David Watson: See, I’ve never watched Arrow…

Steve Barker: Me neither! Well, I hadn’t seen it. And she’d done Dracula with Jonathan Rhys Meyers and was the lead in that. And she’d obviously made a load of mates here, British, while shooting that in Hungary, I think they shot Dracula in. So she came here for the Summer, and while she was here, her management in the States said “You might as well go and see a few casting directors, you never know, there might be something…” And Gemma phoned me and said “I’ve found her!” And we hadn’t even started casting yet! She was so confident, she was just like “I know it’s her!” And she kept showing me pictures. And I thought she was too classically beautiful, the character was very girl-next-door and I couldn’t imagine Jess as a PTSD case, she is like five foot ten, athletic Australian goddess. And she came in and read for us, she was like the second girl to read, and Charlotte, the producer, and I just looked at each other and thought “It can’t be this easy!” We sort of then, half-heartedly, saw a bunch of other girls, one of whom it was really lucky because one of the people we had read for that role was Elen Rhys, who ended up playing Sadie and had such a grasp of the script and the tone, everything that we were like…we already had our hearts set on Jess for Melanie, so we went to Elen and said “It’s not the lead but…” And she’s phenomenal!

David Watson: She’s sassier!

Steve Barker: The thing I didn’t know was we cast her and then the day she was doing costume tests, Ally Mitchel sent me the costume tests and literally, as I was looking at them, I looked up, and I was watching World War Z ‘cause I’d not seen it and I needed to know whether or not I was going to inadvertently rip it off and El, literally I looked up from the photos and she was in it and hadn’t told us she was in it, she’s the stewardess on the plane who turns into a zombie and causes the plane to crash. Didn’t know! Said to her “You didn’t tell me about any of that…” She thought that if she had form in zombie pictures we wouldn’t go with her.

The rest of the cast came in, Jassa who plays Alfie, I wanted from the moment he came in and did two readings, in completely different accents, and he was awesome from the moment he came in, really clever lad. Same with Lawrence. Only change we made was giving him the big glasses. Martin McCann, we were really close to using someone else as the boyfriend, and we’d tested him with Jess and done chemistry tests and all that kinda stuff, we loved him, and he pulled out at the last minute because he was offered the lead in a seven-part TV show. So Martin McCann came in who’s great, a proper actor, but he’s like this big next to Jess (indicates a height around his chin). Jess is up here and Martin’s down here. He’s phenomenal.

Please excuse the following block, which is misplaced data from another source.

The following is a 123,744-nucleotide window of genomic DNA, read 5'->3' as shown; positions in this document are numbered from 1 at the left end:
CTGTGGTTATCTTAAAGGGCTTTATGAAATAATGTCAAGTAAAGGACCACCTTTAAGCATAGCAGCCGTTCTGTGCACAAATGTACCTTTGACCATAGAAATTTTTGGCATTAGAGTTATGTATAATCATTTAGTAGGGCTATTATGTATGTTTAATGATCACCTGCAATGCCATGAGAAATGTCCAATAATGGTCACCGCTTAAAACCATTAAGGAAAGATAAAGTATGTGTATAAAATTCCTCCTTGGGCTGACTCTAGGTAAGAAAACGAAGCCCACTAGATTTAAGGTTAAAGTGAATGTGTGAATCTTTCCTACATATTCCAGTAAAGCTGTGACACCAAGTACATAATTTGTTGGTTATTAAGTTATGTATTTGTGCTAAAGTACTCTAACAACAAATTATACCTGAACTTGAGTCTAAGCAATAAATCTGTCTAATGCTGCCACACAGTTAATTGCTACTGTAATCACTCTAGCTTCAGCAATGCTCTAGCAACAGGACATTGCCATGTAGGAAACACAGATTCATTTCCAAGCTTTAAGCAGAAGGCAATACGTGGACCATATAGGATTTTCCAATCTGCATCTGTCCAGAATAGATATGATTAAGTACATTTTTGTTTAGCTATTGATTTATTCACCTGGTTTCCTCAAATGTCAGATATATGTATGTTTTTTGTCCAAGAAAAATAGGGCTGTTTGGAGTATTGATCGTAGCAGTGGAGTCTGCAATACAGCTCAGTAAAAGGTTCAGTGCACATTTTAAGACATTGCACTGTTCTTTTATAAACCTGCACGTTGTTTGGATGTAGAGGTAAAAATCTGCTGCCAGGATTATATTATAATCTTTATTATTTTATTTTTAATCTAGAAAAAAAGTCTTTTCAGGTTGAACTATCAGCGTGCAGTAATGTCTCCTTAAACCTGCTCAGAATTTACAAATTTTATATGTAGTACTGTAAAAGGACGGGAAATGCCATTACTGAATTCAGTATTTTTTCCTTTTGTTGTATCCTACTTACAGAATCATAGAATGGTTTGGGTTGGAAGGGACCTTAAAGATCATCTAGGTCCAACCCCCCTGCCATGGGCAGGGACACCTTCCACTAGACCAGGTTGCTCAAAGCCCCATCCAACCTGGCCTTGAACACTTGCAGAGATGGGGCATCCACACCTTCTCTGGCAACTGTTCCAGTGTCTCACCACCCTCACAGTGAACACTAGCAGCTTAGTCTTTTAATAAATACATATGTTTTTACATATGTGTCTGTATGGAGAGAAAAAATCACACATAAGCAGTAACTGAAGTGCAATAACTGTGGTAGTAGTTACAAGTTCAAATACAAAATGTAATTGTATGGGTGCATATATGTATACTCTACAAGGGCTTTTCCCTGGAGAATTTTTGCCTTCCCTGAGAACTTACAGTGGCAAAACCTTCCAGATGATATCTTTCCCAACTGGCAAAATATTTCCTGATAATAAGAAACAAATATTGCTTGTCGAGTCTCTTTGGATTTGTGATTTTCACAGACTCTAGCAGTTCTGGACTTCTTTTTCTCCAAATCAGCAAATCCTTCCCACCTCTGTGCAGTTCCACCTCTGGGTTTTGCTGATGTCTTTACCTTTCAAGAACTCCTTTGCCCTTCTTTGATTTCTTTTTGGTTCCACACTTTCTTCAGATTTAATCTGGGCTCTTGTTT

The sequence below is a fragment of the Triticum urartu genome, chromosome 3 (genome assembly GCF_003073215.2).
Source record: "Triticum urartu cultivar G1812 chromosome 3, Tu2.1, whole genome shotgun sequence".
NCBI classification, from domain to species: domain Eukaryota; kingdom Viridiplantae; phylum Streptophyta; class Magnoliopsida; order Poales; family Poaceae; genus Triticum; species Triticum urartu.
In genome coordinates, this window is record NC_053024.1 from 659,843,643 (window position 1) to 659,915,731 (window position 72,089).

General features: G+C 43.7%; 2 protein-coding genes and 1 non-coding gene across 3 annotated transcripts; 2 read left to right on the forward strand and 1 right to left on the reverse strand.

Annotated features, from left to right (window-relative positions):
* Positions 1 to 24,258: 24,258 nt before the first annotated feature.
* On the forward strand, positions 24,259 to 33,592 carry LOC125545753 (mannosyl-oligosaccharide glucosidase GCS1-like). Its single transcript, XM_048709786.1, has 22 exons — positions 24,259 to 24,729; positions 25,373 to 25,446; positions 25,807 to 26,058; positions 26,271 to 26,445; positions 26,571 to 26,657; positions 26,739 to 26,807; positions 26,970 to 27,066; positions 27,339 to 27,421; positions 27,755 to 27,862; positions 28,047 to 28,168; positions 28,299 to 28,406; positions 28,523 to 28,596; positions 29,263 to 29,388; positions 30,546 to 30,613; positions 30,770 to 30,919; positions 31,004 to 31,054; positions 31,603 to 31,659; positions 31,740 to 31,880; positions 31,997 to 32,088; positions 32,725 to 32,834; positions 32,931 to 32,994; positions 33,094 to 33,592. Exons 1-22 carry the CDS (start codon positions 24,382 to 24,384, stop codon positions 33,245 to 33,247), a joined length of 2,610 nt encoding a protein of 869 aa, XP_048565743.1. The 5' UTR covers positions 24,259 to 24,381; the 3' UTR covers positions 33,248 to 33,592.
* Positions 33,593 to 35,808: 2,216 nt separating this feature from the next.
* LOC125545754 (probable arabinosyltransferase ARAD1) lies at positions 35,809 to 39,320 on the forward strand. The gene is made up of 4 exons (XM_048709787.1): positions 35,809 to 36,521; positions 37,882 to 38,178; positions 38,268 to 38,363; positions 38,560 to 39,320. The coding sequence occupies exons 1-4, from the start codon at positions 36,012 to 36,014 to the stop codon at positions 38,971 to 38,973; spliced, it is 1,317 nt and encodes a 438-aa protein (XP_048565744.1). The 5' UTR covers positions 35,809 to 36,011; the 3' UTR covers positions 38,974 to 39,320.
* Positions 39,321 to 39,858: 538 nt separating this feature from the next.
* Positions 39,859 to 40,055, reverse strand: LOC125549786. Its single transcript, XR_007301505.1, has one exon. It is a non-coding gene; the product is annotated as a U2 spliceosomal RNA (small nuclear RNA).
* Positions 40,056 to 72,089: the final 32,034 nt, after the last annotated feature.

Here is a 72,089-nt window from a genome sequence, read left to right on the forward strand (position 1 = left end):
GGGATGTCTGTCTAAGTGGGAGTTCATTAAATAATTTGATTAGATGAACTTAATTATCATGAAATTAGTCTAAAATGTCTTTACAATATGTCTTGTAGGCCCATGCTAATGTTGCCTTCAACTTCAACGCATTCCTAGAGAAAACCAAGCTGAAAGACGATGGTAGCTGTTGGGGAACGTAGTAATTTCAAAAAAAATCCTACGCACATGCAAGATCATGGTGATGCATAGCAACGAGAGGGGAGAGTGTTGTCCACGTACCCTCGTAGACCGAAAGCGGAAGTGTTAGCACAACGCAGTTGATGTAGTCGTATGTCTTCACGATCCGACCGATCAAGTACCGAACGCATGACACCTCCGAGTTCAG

People like Jess and Dougray have a certain star quality where you imagine them in the right movie, whereas there’s that true character acting chops that you want to pick up, put in your pocket and take on every picture with you. And that’s Elen and Martin and Jassa. They’ve just got that where you’re like “Please come with me on everything ‘cause you’re just phenomenal, you’ve got that thing!” They were awesome.

David Watson: The great thing about Martin is, he’s got both sides to him… 

Steve Barker: There is a bit of sympathy with him!

David Watson: You can believe him when he’s doing the heroic stuff and the killing zombie stuff but then when his nerve goes and it’s survival of the fittest, he’s out the door.